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Learn To Produce Good Photographs

The best way is the hardest. Do it over, and over again.

by John Krill

What prompted this article is an article Ken Rockwell wrote on his website: Your Camera Does Not Matter. And the fact that we occasionally get e-mails asking us to look at someone's photos at their website and giving them some helpful suggestions. Most use digital cameras.

My suggestion is to put away the digital camera and get a simple film camera. One that has focus, speed and aperture adjustments but nothing else. An old Nikon F will do nicely. Use only the camera's normal lens. No fancy telephotos or wide-angle lenses. If you never learn to use a normal lens you will never know when other lenses are required. I have only one use for the telephoto lens, a 180mm, and that is at Laguna Seca. Most of my work is with a 35mm (This is now my normal lens.) and 28mm wide-angle lenses but that was after I learned how to see with a 50mm normal lens, and not to just point-and-click.

Why a film camera and one without automatic exposure and focus? Again improves your discipline but also forces you to see. See what? Light and dark. Shadow details. It always amazes me how few so-called photographers know anything about light and shadow or what I'm even talking about. Get a book, or search the Internet, that explains the Zone System. This should be your first priority.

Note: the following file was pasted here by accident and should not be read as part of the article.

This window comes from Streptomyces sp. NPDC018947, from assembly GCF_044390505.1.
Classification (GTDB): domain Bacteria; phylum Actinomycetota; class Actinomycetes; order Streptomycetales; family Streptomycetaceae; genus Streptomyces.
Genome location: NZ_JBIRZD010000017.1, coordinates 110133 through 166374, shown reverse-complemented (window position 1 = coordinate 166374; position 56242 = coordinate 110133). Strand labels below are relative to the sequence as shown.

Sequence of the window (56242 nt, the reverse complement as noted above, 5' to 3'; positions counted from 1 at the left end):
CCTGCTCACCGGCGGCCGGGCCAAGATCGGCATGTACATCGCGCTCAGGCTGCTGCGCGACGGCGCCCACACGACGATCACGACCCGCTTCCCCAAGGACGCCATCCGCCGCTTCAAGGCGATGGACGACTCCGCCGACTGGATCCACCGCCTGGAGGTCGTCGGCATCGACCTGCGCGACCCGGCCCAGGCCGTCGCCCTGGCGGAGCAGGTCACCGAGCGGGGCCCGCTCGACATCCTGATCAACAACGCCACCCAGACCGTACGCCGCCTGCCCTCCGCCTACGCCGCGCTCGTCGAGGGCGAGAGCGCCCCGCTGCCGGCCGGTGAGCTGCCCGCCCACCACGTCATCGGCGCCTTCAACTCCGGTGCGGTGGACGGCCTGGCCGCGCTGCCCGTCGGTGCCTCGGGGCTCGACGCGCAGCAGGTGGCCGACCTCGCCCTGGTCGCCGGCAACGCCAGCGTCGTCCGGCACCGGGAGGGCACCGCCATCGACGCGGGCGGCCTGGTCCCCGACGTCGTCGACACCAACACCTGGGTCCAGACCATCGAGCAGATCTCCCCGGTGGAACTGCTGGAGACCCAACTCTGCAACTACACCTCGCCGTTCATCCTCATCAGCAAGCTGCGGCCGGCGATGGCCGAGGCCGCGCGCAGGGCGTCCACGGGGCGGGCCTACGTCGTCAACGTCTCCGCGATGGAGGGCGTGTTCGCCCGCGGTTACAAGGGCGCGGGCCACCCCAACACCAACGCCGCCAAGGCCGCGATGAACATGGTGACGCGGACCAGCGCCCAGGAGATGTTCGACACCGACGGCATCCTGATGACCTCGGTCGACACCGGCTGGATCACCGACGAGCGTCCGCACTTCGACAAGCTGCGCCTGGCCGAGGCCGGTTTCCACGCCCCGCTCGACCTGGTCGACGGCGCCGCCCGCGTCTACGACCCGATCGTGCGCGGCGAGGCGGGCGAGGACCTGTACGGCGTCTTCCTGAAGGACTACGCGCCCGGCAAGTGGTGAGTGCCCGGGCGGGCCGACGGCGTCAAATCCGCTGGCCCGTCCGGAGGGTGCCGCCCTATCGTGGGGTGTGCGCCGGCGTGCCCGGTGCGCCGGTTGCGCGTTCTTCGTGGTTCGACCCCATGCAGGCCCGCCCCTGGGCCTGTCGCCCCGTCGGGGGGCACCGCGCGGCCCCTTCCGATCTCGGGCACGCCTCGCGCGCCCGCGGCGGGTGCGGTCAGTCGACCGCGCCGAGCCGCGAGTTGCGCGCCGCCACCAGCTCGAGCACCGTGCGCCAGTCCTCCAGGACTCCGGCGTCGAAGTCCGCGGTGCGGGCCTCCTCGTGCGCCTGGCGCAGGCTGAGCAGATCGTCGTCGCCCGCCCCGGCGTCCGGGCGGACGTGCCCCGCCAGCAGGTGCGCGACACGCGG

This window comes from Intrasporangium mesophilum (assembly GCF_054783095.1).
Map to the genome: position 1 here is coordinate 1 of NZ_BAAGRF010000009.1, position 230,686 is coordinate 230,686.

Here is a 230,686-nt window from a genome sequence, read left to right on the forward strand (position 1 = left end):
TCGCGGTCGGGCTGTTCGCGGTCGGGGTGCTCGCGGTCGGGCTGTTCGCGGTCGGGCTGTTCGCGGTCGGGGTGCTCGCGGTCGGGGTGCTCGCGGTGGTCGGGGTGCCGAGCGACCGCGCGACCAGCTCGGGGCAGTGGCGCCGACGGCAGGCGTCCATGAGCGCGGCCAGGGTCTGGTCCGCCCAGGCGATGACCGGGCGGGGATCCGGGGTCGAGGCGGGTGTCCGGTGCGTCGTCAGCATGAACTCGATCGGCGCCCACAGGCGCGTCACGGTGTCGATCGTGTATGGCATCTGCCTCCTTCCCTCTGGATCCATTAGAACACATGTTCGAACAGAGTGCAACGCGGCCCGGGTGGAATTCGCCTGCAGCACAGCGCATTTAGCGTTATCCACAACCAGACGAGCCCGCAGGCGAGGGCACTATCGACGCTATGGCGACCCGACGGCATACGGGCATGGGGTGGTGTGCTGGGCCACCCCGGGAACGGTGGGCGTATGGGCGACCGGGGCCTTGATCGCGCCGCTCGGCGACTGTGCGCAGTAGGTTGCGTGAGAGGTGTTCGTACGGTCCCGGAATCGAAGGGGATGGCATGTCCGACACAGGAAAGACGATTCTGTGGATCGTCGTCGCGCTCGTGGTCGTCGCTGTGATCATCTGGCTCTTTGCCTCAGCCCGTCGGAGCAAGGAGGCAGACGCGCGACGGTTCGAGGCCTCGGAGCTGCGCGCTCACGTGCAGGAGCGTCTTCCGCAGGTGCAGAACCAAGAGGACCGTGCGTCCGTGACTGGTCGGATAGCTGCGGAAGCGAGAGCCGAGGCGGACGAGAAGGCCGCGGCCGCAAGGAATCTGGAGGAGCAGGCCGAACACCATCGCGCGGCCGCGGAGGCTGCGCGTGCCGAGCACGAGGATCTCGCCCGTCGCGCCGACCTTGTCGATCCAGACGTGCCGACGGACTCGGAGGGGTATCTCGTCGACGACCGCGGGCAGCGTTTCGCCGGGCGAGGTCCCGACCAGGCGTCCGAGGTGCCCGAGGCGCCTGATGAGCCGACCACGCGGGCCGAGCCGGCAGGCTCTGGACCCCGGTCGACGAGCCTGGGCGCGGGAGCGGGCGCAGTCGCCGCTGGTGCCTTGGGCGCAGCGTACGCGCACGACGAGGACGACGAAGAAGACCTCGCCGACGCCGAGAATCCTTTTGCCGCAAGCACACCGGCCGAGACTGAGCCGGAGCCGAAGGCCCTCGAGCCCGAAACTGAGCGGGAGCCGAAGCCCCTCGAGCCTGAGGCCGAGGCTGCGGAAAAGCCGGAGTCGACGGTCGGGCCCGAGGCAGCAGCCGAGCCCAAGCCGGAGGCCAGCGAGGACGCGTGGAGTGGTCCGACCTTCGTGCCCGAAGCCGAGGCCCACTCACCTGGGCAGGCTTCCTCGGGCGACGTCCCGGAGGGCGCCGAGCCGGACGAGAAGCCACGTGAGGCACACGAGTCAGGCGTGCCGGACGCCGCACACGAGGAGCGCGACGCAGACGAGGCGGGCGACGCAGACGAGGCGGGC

Then take 1000 pictures - one roll of 24 exposure Tri-X film per day. That's 42 rolls of film. Or 42 days. Doesn't appear to be that big of a deal. It's all in your approach.

Each day set yourself a goal or project. At the end of the day, after you have processed the film and made contact sheets, you can evaluate how successful you have been in attaining the goal that day. Select one or more photos that you think best show the goal and make 5X7s. Also keep a dairy of each roll/day.

Get a 3-ring binder and save each day's contact sheet. Include the goal and your evaluation of that day's work - the good and bad. At the end of the 42 day class you just may learn something, then maybe not.

Remember that 1000 exposures or pictures is just a suggestion. You could just as easily continue the one roll per day until you feel you are producing photographs and not pictures. But make it only one roll per day. This will improve your discipline. Knowing you have only 24 exposures will force you to make decisions on what is important and what is fluff.

That's it. Will anyone try it? Not likely. To much work. No quick results.

Now whenever someone wants my opinion of their work I will just have them read this article. How's that for quick results?

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